What would happen if two clairvoyants dated? Particularly if their powers differed slightly, e.g. – one can see a range of futures and the choices that would cause them to occur, and the other sees only one future because his power to see also reduces the choices available. This is the premise of Charlie Jane Ander’s “Six Months, Three Days.” It’s amusing, and sweet but, while I certainly enjoyed it, it didn’t resonate with me in the way that I expect of a Hugo winner.

Geoff Ryman’s “What We Found” is story about a family of brothers growing up in Nigeria, and a discovery that spells the end of science as we know it. Another interesting story, with an ending that really leaves you thinking about the ramifications.

So, five stories, all worthy, but none of them a stunning classic. I’m giving my vote to “Fields of Gold” by Rachel Swirsky. I liked her vision of the after-life, the interplay between now-deceased family members, the confrontation between the protagonist and the wife that killed him, as well as the theme of lost love and childhood regained.

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My 2012 Hugo Vote: Best Short Story

The Hugo Awards are given by the World Science Fiction Society to commemorate the best science fiction and fantasy published during any given year. I’m eligible to vote this year, and I’ve had a chance to read all of the entries for Best Short Story. The nominated works are:

  • “The Cartographer Wasps and the Anarchist Bees” by E. Lily Yu (Clarkesworld, April 2011)
  • “The Homecoming” by Mike Resnick (Asimov’s, April/May 2011)
  • “Movement” by Nancy Fulda (Asimov’s, March 2011)
  • “The Paper Menagerie” by Ken Liu (The Magazine of Fantasy & Science Fiction, March/April 2011)
  • “Shadow War of the Night Dragons: Book One: The Dead City: Prologue” by John Scalzi (Tor.com)

All of the stories were quite interesting. My favorite title was certainly Scalzi’s story: “Shadow War of the Night Dragons: Book One: The Dead City: Prologue,” which appears to be, quite literally, the prologue to the first book in a planned fantasy trilogy. The story itself I found amusing, but not quite something to which I’d give an award. On the other hand, I’ll buy his new book when it comes out, so it’s not a total loss for John Scalzi. He gets the $9.99 alternate prize.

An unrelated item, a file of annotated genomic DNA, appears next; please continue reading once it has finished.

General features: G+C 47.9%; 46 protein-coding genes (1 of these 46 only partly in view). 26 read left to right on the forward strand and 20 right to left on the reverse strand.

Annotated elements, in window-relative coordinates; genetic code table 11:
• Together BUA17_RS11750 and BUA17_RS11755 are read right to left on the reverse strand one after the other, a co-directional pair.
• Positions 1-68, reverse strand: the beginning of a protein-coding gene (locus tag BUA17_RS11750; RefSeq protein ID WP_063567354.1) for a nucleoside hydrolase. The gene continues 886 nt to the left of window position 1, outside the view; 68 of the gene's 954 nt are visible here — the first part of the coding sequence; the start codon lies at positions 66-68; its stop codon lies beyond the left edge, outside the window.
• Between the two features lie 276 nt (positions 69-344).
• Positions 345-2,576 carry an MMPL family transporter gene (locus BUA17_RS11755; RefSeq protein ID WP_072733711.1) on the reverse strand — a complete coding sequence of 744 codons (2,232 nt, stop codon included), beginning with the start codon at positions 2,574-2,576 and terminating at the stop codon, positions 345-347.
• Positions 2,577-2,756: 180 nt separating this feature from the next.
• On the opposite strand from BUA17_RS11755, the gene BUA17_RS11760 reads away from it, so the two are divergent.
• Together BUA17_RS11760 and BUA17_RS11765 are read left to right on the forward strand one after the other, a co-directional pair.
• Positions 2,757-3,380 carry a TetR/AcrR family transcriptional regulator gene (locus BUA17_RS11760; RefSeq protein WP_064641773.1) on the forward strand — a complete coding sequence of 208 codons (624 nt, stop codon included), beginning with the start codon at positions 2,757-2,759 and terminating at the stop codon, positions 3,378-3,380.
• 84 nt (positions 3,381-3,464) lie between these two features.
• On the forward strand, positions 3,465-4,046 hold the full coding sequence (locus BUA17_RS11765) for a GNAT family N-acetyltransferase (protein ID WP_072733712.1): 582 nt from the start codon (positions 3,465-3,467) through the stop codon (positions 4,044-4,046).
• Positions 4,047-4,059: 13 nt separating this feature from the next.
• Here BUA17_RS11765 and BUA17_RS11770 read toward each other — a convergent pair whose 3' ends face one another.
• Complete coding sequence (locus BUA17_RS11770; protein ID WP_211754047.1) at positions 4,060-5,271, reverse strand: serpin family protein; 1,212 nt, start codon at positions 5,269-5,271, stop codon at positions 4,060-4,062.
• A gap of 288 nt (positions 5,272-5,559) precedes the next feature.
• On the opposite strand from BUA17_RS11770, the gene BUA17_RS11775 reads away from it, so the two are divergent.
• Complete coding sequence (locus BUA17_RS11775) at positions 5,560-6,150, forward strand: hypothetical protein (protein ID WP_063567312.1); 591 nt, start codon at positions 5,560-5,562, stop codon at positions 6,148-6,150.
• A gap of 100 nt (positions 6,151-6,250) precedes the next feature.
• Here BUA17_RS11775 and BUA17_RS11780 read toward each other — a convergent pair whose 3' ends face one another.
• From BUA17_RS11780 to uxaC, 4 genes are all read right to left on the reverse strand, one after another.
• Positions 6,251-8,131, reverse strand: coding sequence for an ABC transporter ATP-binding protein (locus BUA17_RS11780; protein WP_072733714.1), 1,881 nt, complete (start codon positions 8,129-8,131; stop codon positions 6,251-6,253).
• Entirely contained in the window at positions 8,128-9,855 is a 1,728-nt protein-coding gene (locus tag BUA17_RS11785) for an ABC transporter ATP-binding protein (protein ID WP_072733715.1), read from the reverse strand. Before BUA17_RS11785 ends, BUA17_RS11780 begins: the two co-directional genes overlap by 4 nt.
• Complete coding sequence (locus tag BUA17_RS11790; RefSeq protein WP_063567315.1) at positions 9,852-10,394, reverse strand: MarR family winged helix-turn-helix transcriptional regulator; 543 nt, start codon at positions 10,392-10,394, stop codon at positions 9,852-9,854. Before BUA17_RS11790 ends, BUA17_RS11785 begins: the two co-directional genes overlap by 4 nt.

The story, “The Cartographer Wasps and the Anarchist Bees” was my least favorite story. It was sort of a parable, using empire-building wasps and enslaved bees to provide perspectives on various issues. I enjoyed it, but it just wasn’t my kind of story.

Three stories really resonated with me. Nancy Fulda’s story, “Movement,” provided a sweet and touching perspective of an autistic child’s mind. Resnick’s “The Homecoming” brought together an aging father, an estranged son and a mother deep in the throes of Alzheimer’s. It hit close to home for me, because a few years ago my own father suffered similar effects when a heart arrhythmia left him severely brain-damaged. Finally, Ken Liu’s story, “The Paper Menagerie,” was a peculiar and effective fantasy and coming-of-age story about a son, his parents and his Chinese heritage.

I’ll give my vote to “The Paper Menagerie.” I really liked the ending, and I can’t keep the images of happily cavorting, magically animated origami animals out of my head.

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Table Topics: Book Author Tour